When I was in graduate school, I participated in a research network that was investigating ways to make computer-based systems highly dependable. Some researchers reported on ways in which actual systems had failed in practice, helping us learn from our mistakes. Others studied systems that had managed to achieve a remarkable level of dependability, trying to discern what factors in particular led to that achievement. What became obvious rather quickly was that dependability required far more than just good technique and well-engineered artifacts. It also required a highly disciplined social organization to operate that technical infrastructure, keeping it in good repair, and making sure it does what it’s suppose to do.

When I apply this to self-driving cars, it raises a number of questions for me. Who will verify that the control systems are correctly designed and implemented? If problems are detected after manufacture, how will they be updated, and how will those updates be tested? When the system starts to fail, either due to software problems or mechanical issues, will it fail gracefully, and will drivers know how and be ready to resume control? And when the first accident occurs involving a self-driven car, who will be found liable? The driver? The manufacturer? The software developers?

I’m not saying that these problems are insurmountable, only that we will be forced to consider them before any kind of widespread revolution in transport can occur. The airline industry has traveled this road before, and the auto industry will no doubt learn from their mistakes and achievements. In the meantime, buckle up, and watch out for those self-driving cars!

Update: Although the self-driving Prius is real, Google’s April Fool’s day joke this year takes it to a whole new level: a self-driving NASCAR.

Media and True Stories

When I was in grad school in Scotland, I used to tell my classmates that if they wanted to understand the culture of the United States, they should listen to the podcasts from two radio shows: A Prairie Home Companion with Garrison Keillor; and This American Life with Ira Glass. The former is an old-fashioned radio variety show that captures the essence of that quirky, somewhat innocent, but deeply hospitable, traditional culture of the heartland. The latter captures the stories of everyday Americans who are struggling through disenchantment to find a new source of meaning, goodness, beauty, and truth. By listening to the two, one can get a sense of the dual nature of American culture, and the tensions that currently animate it.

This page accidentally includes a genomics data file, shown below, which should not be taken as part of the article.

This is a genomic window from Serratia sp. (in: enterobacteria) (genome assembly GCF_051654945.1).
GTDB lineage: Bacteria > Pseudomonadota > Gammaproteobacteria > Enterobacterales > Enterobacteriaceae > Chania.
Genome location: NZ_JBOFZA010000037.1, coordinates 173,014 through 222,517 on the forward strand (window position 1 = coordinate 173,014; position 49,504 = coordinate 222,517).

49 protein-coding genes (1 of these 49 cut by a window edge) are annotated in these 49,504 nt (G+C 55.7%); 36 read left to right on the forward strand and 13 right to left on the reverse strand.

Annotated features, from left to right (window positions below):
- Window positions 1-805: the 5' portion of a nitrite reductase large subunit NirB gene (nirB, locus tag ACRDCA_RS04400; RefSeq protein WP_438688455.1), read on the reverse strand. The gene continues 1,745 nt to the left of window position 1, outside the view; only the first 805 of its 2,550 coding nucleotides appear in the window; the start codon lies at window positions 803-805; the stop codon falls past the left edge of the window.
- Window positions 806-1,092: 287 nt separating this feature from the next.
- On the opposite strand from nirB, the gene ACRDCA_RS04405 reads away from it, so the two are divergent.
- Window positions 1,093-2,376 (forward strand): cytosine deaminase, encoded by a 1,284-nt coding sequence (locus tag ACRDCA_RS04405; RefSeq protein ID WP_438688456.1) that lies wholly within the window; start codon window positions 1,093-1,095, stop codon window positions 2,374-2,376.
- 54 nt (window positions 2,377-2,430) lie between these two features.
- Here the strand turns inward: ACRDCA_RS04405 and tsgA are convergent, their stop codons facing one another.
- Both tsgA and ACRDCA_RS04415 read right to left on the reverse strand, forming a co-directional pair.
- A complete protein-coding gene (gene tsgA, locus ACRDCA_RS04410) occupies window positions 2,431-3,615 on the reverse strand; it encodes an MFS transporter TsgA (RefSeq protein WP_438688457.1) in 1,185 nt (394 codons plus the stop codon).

This American LifeI still listen to both programs, and this week’s show on This American Life was electrifying. It was a little unusual, in that the whole show was devoted to a retraction of a story they had previously aired about the working conditions at the Chinese factories that build Apple’s most beloved gadgets. The original story was told by Mike Daisey, an actor and activist who wrote the monologue The Agony and Ecstasy of Steve Jobs, in which Daisey purportedly describes his own experiences of visiting these factories and talking with the workers.

The monologue, as well as the story he told on This American Life, lays out a number of shocking accusations: at the gates of the infamous Foxconn factory, he talked with a group of underaged workers who were 12-14 years old; he met with workers who had been poisoned by n-hexane, a powerful neurotoxin that is used to clean iPhone screens; he showed an iPad to a man who’s hand had been destroyed by the machine used to make the case; he saw the inside of worker dormitories that had bunk beds stacked to the ceiling and cameras that observed their every move; and he saw the guards at the factory gates brandishing guns to keep prying eyes away. All of this was capped off with the chilling rhetorical question: “do you really think that Apple doesn’t know?”

Unfortunately for Mr Daisey, the Chinese correspondent for the popular business and finance show Marketplace, Rob Schmitz, heard this story and had a hard time reconciling these claims with what he had observed and reported on over the last few years. Yes, Apple’s Chinese suppliers had routinely violated Apple’s own labor practice standards, the working conditions are notoriously harsh, and there had been a few terrible accidents, including the n-hexane poisoning. But several of the details in Daisey’s story just didn’t seem probable. Only the police and military are allowed to have guns in China, so corporate security guards brandishing firearms would be highly unlikely, and Schmitz had never seen such a thing before. There have been problems with underage workers in Chinese factories, but Apple in particular had been fairly aggressive in stopping that practice at their suppliers, and it would highly unlikely for an underage worker to openly admit to being so to a strange American with a Chinese interpreter.